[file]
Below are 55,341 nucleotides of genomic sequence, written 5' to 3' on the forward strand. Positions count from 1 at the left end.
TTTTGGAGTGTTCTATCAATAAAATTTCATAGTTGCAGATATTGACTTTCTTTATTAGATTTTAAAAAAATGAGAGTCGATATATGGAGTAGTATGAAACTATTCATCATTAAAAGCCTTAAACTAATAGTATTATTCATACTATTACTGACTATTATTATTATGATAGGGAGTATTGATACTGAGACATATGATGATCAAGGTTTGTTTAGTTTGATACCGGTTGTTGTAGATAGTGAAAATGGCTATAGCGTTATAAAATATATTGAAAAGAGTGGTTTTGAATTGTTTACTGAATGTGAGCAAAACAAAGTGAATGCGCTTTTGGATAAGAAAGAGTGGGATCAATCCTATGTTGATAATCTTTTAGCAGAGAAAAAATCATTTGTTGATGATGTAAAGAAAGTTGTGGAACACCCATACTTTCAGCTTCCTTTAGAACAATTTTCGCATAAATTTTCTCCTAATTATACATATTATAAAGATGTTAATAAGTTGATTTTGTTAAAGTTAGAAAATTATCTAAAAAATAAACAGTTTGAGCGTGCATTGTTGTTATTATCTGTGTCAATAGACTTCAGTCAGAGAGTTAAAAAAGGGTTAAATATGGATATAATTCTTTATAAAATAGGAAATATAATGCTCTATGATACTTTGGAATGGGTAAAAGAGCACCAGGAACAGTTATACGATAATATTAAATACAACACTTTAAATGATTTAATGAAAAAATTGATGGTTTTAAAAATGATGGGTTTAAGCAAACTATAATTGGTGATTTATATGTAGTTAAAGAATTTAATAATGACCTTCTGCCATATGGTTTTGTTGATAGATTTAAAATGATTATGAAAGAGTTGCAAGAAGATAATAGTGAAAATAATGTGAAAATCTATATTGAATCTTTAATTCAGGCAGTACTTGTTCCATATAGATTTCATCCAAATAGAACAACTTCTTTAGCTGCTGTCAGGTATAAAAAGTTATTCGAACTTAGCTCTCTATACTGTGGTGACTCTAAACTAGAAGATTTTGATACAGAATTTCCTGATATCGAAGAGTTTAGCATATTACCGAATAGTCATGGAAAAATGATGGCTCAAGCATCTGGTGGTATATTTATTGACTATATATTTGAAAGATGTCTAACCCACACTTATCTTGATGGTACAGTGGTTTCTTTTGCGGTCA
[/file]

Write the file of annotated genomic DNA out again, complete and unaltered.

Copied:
Below are 55,341 nucleotides of genomic sequence, written 5' to 3' on the forward strand. Positions count from 1 at the left end.
TTTTGGAGTGTTCTATCAATAAAATTTCATAGTTGCAGATATTGACTTTCTTTATTAGATTTTAAAAAAATGAGAGTCGATATATGGAGTAGTATGAAACTATTCATCATTAAAAGCCTTAAACTAATAGTATTATTCATACTATTACTGACTATTATTATTATGATAGGGAGTATTGATACTGAGACATATGATGATCAAGGTTTGTTTAGTTTGATACCGGTTGTTGTAGATAGTGAAAATGGCTATAGCGTTATAAAATATATTGAAAAGAGTGGTTTTGAATTGTTTACTGAATGTGAGCAAAACAAAGTGAATGCGCTTTTGGATAAGAAAGAGTGGGATCAATCCTATGTTGATAATCTTTTAGCAGAGAAAAAATCATTTGTTGATGATGTAAAGAAAGTTGTGGAACACCCATACTTTCAGCTTCCTTTAGAACAATTTTCGCATAAATTTTCTCCTAATTATACATATTATAAAGATGTTAATAAGTTGATTTTGTTAAAGTTAGAAAATTATCTAAAAAATAAACAGTTTGAGCGTGCATTGTTGTTATTATCTGTGTCAATAGACTTCAGTCAGAGAGTTAAAAAAGGGTTAAATATGGATATAATTCTTTATAAAATAGGAAATATAATGCTCTATGATACTTTGGAATGGGTAAAAGAGCACCAGGAACAGTTATACGATAATATTAAATACAACACTTTAAATGATTTAATGAAAAAATTGATGGTTTTAAAAATGATGGGTTTAAGCAAACTATAATTGGTGATTTATATGTAGTTAAAGAATTTAATAATGACCTTCTGCCATATGGTTTTGTTGATAGATTTAAAATGATTATGAAAGAGTTGCAAGAAGATAATAGTGAAAATAATGTGAAAATCTATATTGAATCTTTAATTCAGGCAGTACTTGTTCCATATAGATTTCATCCAAATAGAACAACTTCTTTAGCTGCTGTCAGGTATAAAAAGTTATTCGAACTTAGCTCTCTATACTGTGGTGACTCTAAACTAGAAGATTTTGATACAGAATTTCCTGATATCGAAGAGTTTAGCATATTACCGAATAGTCATGGAAAAATGATGGCTCAAGCATCTGGTGGTATATTTATTGACTATATATTTGAAAGATGTCTAACCCACACTTATCTTGATGGTACAGTGGTTTCTTTTGCGGTCA